UKOLN AHDS QA for Web Sites: Useful Pointers

Quality Assurance

Below are some key pointers that can help you enhance the quality assurance procedures used for your Web site.

Useful Pointers

1 Authoring Tools

Are the tools that you use to create your Web site appropriate for their tasks? Do they produce compliant and accessible code? Can the tools be configured to incorporate QA processes such as HTML validation, link checking, spell checking, etc? If not, perhaps you should consider evaluating other authoring tools or alternative approaches to creating and maintaining your content.

2 Tracking Problems

How do you deal with problem reporting? Consider implementing a fault reporting log. Make sure that all defects are reported, that ownership is assigned, details are passed on to the appropriate person, a schedule for fixes is decided upon, progress made is recorded and the resolution of problem is noted. There could also be a formal signing off procedure.

3 Use A QA Model

A model such as the QA Focus Timescale Model will help you to plan the QA you will need to implement over the course of your project:

Strategic QA:
Carried out before development takes place. This involves establishing best methodology for your Web site, the choice of standards, etc.
Workflow QA:
Carried out as formative QA before and during development. This involves establishing and documenting a workflow, processes etc.
Sign-off QA:
Carried out as summative QA once one stage of development has been carried out. This involves establishing an auditing system where everything is reviewed.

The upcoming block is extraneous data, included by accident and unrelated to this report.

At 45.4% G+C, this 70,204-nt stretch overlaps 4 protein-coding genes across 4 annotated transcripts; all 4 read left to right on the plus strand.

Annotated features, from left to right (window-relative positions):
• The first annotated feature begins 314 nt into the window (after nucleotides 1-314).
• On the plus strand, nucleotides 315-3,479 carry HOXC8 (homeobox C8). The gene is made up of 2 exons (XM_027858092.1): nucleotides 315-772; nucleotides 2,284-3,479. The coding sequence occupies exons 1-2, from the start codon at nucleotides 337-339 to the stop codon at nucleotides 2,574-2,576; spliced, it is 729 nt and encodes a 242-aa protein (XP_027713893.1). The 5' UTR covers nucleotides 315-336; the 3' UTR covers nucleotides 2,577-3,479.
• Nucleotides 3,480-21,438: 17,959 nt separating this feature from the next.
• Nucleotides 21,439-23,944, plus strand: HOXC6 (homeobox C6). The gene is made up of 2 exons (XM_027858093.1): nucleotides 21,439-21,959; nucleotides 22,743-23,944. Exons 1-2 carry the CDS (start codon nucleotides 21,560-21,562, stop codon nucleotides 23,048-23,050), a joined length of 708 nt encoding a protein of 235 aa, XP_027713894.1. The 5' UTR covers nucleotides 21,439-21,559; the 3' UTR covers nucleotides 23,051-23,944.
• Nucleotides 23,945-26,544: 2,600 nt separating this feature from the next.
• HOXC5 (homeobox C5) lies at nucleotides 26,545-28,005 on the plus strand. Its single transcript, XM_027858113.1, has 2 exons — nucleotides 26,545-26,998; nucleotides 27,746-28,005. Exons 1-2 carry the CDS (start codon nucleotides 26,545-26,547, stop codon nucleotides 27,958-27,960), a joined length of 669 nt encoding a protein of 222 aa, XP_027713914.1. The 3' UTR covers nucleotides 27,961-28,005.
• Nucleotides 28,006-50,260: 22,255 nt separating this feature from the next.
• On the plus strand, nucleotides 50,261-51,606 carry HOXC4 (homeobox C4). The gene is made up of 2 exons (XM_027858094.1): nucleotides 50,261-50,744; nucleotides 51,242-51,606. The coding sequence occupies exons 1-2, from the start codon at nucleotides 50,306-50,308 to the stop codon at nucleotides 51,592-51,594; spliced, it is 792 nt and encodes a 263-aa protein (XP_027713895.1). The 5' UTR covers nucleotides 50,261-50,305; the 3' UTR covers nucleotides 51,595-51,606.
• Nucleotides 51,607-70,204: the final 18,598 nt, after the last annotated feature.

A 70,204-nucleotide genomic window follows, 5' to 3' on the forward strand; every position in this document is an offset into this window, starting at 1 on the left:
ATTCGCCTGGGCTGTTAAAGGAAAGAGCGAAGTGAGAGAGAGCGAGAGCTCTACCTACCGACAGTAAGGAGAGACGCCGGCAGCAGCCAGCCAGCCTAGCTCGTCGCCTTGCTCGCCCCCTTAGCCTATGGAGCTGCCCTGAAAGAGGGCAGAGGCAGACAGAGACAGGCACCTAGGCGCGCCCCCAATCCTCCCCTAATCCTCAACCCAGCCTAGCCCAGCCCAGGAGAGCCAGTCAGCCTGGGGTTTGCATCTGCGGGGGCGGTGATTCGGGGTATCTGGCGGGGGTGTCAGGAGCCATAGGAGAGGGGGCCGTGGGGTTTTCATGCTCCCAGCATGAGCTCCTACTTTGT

On-going QA:
Carried out as summative QA once one stage of development has been carried out. This involves establishing a system to report check, fix any faults found etc.
4 Use Automated Testing Tools

There are a variety of tools out there for use and a number are open source or free to use. These can be used for HTML and CSS validation, link checking, measuring load times, etc.

5 Don't Forget Manual Approaches

Manual approaches to Web site testing can address areas which will not be detecting through use of automated tools. You should aim to test key areas of your Web site and ensure that systematic errors which are found are addressed in areas of the Web site which are not tested.

6 Use A Benchmarking Approach

A benchmarking approach involves comparisons of the findings for your Web site with your peers. This enables comparisons to be made which can help you identify areas in which you may be successful and also areas in which you may be lagging behind your peers.

7 Rate The Severity Of Problems

You could give a severity rating to problems found to decide whether the work be done now or it can wait till the next phase of changes. An example rating system might be:

Level 1:
There is a failure in the infrastructure or functionality essential to the Web site.
Level 2:
The functionality is broken, pages are missing, links are broken, graphics are missing, there are navigation problems, etc.
Level 3:
There are browser compatibility problems, page formatting problems, etc.
Level 4:
There are display issues, for example with the font, or text issues such as grammar.
8 Learn From The Problems You Find

Make sure that you do not just fix problems you find. Recognising why the problems have occurred allows you to improve your publishing processes so that the errors do not reoccur.

Useful URLs

The following resources provide additional advice on quality assurance for Web sites.